Ashley Goldberg was born and raised in Melbourne immersed in the Jewish community.
“With my facial features and a surname like ‘Goldberg’, Judaism has never felt optional for me,” Goldberg told The AJN.
Goldberg’s love of reading was nourished from a young age with his father him the Goosebumps series. “I, impatient for the ending, would sneak them off the shelf and finish them on my own,” Goldberg laughed. “Like many who love to read, writing felt like a natural aspiration.”
But it wasn’t as easy as jotting some words on the page and getting them published. In fact, Goldberg described his first attempt at a manuscript as “complete garbage” before admitting that “not everybody can be Sally Rooney and write a bestseller in their twenties”.
It was while in England at Bath Spa University where Goldberg came up against his next challenge – a supervisor who seemed to particularly dislike him.
“I won’t speculate on the reason why, but it’s this moment I reflect on often,” Goldberg said. “I was in such a vulnerable position as an emerging writer with this well-published author deriding my work. It would have been so easy to give in to that ubiquitous self-doubt and give up on writing forever, but for whatever reason, likely stubbornness and egotism, I fought back.”
Goldberg found his perfect supervisor, who he described as “thoughtful and encouraging”, received a distinction for his work and eventually found himself back in Melbourne, writing his debut novel, Abomination.
Abomination takes readers through two separate but intertwining narratives – Ezra, the secular Jew and Yonatan, the ultra-Orthodox Jew. The pair reconnect following a protest calling to extradite a child-sex predator from Israel, Rabbi Hirsch, a teacher at Yahel Academy, the school they both attended as children.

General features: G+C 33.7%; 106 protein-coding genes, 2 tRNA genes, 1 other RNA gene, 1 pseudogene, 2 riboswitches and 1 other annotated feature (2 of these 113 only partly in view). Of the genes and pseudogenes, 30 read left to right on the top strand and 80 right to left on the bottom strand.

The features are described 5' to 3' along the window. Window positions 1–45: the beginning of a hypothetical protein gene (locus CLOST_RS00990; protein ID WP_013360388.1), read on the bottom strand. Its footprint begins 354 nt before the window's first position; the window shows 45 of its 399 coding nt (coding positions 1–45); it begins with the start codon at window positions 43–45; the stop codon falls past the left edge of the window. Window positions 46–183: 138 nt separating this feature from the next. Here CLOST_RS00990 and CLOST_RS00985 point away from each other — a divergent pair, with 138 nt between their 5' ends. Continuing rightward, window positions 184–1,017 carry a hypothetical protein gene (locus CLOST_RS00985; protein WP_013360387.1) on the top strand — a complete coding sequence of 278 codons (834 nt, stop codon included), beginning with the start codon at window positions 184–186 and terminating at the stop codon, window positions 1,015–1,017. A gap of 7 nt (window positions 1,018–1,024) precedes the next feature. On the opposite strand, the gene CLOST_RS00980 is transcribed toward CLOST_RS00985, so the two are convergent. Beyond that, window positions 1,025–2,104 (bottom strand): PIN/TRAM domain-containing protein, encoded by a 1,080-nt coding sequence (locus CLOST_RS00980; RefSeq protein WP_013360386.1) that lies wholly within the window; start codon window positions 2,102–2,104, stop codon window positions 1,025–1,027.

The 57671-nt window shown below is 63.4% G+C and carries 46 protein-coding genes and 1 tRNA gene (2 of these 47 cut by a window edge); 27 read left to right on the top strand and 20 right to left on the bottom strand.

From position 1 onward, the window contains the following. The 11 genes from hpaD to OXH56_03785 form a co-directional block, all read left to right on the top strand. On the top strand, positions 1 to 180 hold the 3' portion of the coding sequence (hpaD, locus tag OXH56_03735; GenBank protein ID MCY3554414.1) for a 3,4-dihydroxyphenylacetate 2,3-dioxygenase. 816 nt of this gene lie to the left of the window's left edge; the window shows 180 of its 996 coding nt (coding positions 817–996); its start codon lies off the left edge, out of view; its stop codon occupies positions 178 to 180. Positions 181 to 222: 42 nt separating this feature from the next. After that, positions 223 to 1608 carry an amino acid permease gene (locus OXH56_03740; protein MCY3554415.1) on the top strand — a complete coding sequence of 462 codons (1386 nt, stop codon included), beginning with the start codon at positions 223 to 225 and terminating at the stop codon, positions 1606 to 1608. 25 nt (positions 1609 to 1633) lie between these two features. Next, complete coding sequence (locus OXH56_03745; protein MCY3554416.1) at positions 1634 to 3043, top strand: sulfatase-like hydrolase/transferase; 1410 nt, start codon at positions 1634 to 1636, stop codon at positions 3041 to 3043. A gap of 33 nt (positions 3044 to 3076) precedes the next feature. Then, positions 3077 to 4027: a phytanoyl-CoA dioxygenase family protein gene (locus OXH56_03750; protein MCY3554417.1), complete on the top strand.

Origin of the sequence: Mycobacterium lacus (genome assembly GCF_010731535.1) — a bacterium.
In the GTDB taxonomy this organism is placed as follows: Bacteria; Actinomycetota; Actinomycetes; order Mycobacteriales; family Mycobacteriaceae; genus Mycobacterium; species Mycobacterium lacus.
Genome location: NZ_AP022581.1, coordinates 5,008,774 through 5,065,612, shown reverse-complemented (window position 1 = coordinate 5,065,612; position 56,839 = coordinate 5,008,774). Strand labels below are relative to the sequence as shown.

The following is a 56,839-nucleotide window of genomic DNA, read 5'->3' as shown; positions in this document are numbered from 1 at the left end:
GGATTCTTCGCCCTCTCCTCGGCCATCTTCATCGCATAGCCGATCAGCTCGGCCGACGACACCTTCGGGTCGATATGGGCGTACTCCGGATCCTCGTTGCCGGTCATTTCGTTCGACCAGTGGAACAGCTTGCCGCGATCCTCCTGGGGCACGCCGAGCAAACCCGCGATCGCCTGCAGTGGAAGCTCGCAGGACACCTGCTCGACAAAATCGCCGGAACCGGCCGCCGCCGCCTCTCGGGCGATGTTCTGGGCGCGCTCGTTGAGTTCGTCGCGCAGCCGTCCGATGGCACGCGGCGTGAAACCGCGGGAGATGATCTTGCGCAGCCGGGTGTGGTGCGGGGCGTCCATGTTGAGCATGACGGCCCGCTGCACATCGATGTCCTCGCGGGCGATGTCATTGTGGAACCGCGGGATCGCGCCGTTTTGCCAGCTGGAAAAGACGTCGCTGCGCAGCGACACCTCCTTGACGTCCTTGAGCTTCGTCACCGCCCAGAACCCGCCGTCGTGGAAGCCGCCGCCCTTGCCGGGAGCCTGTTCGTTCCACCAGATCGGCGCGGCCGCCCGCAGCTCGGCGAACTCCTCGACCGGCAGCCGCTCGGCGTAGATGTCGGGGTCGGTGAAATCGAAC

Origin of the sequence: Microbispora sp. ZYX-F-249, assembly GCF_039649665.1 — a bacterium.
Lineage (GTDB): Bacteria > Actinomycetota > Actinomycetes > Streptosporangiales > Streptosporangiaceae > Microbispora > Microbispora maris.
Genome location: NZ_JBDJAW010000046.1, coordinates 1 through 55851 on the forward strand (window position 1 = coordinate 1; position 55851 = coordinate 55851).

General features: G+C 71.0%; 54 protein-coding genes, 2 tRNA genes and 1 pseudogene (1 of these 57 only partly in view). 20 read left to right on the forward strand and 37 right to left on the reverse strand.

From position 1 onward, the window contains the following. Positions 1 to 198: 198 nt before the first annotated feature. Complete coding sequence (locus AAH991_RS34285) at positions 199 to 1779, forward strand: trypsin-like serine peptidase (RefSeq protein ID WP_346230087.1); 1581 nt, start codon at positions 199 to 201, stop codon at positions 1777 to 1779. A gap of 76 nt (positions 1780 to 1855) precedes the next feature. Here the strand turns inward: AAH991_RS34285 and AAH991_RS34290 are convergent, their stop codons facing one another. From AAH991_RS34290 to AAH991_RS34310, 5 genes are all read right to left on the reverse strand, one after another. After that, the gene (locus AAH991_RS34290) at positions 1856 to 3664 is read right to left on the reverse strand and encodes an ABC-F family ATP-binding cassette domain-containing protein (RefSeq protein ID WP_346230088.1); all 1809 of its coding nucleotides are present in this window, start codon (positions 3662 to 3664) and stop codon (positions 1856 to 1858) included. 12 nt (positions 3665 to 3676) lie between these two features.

“Through Ezra’s tribulations I was able to explore the relationship between morality and religion, the value of friendship, the contemporary idea of ‘love’ and more,” Goldberg explained.
“As far as Yonatan’s narrative goes, I don’t want to give too much away but there’s a questioning of faith there.”
Goldberg says the story is an amalgamation of several high-profile cases that involve the sexual assault of children and the actions and inactions of religious institutions.
“For anyone who is unfamiliar with those cases, I imagine that when they do learn of them their responses will be similar to mine – shock, disgust and dismay. For readers that are familiar with those cases, I hope that despite steps taken, avows to be better and policies implemented by various institutions, there’s a recognition that the cases that inspired Abomination need to be recounted, remembered, and learnt from,” Goldberg said.
Goldberg notes that in recent years, there has been an influx of ultra-Orthodox narratives in the media including Disobedience and Unorthodox. But for Goldberg, Abomination is more than an ultra-Orthodox story.
“I believe it explores universal themes related to identity, faith, family, friendship and morality,” he said. “It’s my hope that Abomination is understood as a story about the paths we are placed on, the paths we take, and how we are all just trying to make our way through the world.”
Abomination is published by Vintage Australia, $32.99 rrp